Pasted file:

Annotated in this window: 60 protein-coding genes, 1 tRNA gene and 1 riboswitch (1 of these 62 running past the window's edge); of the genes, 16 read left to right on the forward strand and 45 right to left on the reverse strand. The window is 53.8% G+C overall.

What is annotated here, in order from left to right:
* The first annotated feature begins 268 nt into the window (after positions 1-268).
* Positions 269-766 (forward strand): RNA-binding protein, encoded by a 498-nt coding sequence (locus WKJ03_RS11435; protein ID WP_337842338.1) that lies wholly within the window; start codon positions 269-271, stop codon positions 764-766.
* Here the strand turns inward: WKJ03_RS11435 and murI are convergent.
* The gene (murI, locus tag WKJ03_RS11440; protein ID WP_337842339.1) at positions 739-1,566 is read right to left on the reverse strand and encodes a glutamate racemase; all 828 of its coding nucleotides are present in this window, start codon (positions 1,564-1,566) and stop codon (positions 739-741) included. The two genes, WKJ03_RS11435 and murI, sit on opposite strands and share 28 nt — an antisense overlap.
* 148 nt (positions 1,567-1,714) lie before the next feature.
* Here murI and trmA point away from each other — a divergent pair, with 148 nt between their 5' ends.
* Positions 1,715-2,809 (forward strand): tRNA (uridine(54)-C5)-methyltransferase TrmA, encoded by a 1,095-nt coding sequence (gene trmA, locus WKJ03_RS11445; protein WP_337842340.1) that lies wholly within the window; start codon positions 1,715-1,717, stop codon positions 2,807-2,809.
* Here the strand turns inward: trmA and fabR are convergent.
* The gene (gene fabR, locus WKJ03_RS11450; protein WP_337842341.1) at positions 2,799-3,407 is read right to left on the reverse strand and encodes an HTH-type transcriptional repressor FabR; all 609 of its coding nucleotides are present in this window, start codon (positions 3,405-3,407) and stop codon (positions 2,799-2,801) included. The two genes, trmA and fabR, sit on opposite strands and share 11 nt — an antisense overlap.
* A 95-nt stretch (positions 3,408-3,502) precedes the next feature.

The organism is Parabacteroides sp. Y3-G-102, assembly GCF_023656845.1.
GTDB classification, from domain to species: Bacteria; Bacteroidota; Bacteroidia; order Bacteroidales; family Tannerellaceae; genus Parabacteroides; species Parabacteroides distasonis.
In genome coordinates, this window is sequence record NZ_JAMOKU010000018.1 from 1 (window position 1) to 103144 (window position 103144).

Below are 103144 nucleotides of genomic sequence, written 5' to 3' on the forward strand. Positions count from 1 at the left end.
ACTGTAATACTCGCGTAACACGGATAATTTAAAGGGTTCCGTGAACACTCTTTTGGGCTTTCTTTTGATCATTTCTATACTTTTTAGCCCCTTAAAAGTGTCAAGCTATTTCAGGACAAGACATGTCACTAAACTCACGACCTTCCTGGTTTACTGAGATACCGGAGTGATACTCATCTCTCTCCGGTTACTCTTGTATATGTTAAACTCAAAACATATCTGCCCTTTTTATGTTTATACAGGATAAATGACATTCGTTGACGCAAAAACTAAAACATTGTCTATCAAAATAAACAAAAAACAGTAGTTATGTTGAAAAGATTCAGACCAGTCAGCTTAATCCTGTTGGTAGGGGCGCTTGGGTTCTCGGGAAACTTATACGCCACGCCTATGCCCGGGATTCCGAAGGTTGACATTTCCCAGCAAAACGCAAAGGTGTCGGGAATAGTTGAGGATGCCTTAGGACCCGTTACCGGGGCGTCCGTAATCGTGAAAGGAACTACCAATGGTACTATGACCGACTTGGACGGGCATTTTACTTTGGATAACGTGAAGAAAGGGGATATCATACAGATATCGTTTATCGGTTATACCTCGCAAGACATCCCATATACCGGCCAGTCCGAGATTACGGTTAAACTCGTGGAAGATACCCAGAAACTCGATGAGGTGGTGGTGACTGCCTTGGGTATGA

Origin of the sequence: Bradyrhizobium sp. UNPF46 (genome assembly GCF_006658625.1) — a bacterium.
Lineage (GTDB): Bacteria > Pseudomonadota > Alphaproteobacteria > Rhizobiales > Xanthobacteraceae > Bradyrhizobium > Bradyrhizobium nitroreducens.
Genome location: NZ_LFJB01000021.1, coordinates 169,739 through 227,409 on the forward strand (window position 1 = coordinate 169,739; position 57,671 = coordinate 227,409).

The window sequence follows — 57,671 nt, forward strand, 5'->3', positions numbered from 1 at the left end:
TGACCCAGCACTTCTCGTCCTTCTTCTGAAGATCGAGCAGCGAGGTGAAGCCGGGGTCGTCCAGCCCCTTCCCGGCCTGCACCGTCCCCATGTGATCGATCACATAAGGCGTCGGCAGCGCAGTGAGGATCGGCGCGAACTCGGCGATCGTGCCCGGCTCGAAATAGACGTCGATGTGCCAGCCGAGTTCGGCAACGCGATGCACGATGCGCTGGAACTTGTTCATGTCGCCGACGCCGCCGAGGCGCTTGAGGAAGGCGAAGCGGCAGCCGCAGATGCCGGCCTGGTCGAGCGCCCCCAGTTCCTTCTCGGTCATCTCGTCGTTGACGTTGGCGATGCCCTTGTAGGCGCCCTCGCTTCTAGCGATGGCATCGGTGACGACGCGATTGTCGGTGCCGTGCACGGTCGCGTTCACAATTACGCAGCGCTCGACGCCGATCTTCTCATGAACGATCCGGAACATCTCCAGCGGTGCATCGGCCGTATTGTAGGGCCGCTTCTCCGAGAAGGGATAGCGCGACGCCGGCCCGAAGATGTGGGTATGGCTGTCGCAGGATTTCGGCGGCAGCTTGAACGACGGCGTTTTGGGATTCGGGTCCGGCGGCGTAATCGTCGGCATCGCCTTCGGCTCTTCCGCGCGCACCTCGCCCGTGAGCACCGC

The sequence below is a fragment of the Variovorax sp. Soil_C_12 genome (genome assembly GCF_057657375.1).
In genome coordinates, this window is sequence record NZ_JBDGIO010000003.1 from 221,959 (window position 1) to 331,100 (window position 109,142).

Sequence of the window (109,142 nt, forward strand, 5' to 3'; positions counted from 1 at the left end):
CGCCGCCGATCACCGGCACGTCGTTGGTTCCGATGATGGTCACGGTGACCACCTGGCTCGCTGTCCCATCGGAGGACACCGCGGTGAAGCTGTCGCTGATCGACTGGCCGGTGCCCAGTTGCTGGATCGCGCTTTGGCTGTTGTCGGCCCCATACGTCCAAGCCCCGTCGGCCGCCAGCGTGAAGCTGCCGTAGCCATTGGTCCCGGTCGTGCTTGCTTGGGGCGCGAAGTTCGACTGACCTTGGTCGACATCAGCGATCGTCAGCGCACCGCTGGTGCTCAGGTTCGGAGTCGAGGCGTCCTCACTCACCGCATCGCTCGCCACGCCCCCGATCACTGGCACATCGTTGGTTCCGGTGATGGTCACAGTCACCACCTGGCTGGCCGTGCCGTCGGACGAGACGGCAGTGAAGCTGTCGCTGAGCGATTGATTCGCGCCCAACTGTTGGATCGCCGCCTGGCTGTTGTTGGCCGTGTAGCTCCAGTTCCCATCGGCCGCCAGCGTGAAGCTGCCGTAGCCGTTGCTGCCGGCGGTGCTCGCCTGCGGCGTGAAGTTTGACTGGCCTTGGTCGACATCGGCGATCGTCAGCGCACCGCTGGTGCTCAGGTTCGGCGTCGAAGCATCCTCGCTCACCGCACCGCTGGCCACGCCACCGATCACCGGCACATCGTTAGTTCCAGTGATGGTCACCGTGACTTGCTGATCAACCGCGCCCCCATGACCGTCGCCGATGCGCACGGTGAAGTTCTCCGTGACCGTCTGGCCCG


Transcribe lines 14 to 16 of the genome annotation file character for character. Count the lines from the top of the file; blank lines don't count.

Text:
GTDB classification, from domain to species: Bacteria; Bacteroidota; Bacteroidia; order Bacteroidales; family Tannerellaceae; genus Parabacteroides; species Parabacteroides distasonis.
In genome coordinates, this window is sequence record NZ_JAMOKU010000018.1 from 1 (window position 1) to 103144 (window position 103144).

Below are 103144 nucleotides of genomic sequence, written 5' to 3' on the forward strand. Positions count from 1 at the left end.